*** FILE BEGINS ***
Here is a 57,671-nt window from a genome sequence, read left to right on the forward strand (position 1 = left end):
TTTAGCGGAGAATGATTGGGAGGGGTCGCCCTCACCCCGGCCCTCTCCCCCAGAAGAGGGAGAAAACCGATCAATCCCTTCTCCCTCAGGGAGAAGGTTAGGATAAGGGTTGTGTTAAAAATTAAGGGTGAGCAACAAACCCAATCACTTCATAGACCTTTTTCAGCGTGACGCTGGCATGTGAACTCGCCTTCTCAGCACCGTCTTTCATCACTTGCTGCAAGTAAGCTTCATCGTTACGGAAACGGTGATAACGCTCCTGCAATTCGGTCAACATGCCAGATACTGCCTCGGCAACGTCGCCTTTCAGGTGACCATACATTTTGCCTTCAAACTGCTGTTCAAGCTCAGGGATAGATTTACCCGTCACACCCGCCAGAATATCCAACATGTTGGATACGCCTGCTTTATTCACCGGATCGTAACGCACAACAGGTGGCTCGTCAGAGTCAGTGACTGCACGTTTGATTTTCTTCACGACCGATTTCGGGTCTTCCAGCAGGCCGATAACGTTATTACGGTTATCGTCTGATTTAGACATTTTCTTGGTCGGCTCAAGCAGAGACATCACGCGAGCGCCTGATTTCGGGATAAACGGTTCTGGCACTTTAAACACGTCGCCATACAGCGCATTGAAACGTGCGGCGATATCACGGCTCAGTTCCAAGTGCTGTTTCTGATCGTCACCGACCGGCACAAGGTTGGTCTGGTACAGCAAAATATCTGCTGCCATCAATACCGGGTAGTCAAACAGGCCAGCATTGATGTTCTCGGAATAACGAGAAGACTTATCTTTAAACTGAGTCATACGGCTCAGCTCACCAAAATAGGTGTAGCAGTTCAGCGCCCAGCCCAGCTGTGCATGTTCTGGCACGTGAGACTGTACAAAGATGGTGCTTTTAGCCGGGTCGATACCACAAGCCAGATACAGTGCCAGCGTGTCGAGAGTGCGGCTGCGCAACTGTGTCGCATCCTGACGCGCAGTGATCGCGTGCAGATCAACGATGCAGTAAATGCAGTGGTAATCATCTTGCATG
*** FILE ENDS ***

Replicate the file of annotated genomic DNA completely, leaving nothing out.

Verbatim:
Here is a 57,671-nt window from a genome sequence, read left to right on the forward strand (position 1 = left end):
TTTAGCGGAGAATGATTGGGAGGGGTCGCCCTCACCCCGGCCCTCTCCCCCAGAAGAGGGAGAAAACCGATCAATCCCTTCTCCCTCAGGGAGAAGGTTAGGATAAGGGTTGTGTTAAAAATTAAGGGTGAGCAACAAACCCAATCACTTCATAGACCTTTTTCAGCGTGACGCTGGCATGTGAACTCGCCTTCTCAGCACCGTCTTTCATCACTTGCTGCAAGTAAGCTTCATCGTTACGGAAACGGTGATAACGCTCCTGCAATTCGGTCAACATGCCAGATACTGCCTCGGCAACGTCGCCTTTCAGGTGACCATACATTTTGCCTTCAAACTGCTGTTCAAGCTCAGGGATAGATTTACCCGTCACACCCGCCAGAATATCCAACATGTTGGATACGCCTGCTTTATTCACCGGATCGTAACGCACAACAGGTGGCTCGTCAGAGTCAGTGACTGCACGTTTGATTTTCTTCACGACCGATTTCGGGTCTTCCAGCAGGCCGATAACGTTATTACGGTTATCGTCTGATTTAGACATTTTCTTGGTCGGCTCAAGCAGAGACATCACGCGAGCGCCTGATTTCGGGATAAACGGTTCTGGCACTTTAAACACGTCGCCATACAGCGCATTGAAACGTGCGGCGATATCACGGCTCAGTTCCAAGTGCTGTTTCTGATCGTCACCGACCGGCACAAGGTTGGTCTGGTACAGCAAAATATCTGCTGCCATCAATACCGGGTAGTCAAACAGGCCAGCATTGATGTTCTCGGAATAACGAGAAGACTTATCTTTAAACTGAGTCATACGGCTCAGCTCACCAAAATAGGTGTAGCAGTTCAGCGCCCAGCCCAGCTGTGCATGTTCTGGCACGTGAGACTGTACAAAGATGGTGCTTTTAGCCGGGTCGATACCACAAGCCAGATACAGTGCCAGCGTGTCGAGAGTGCGGCTGCGCAACTGTGTCGCATCCTGACGCGCAGTGATCGCGTGCAGATCAACGATGCAGTAAATGCAGTGGTAATCATCTTGCATG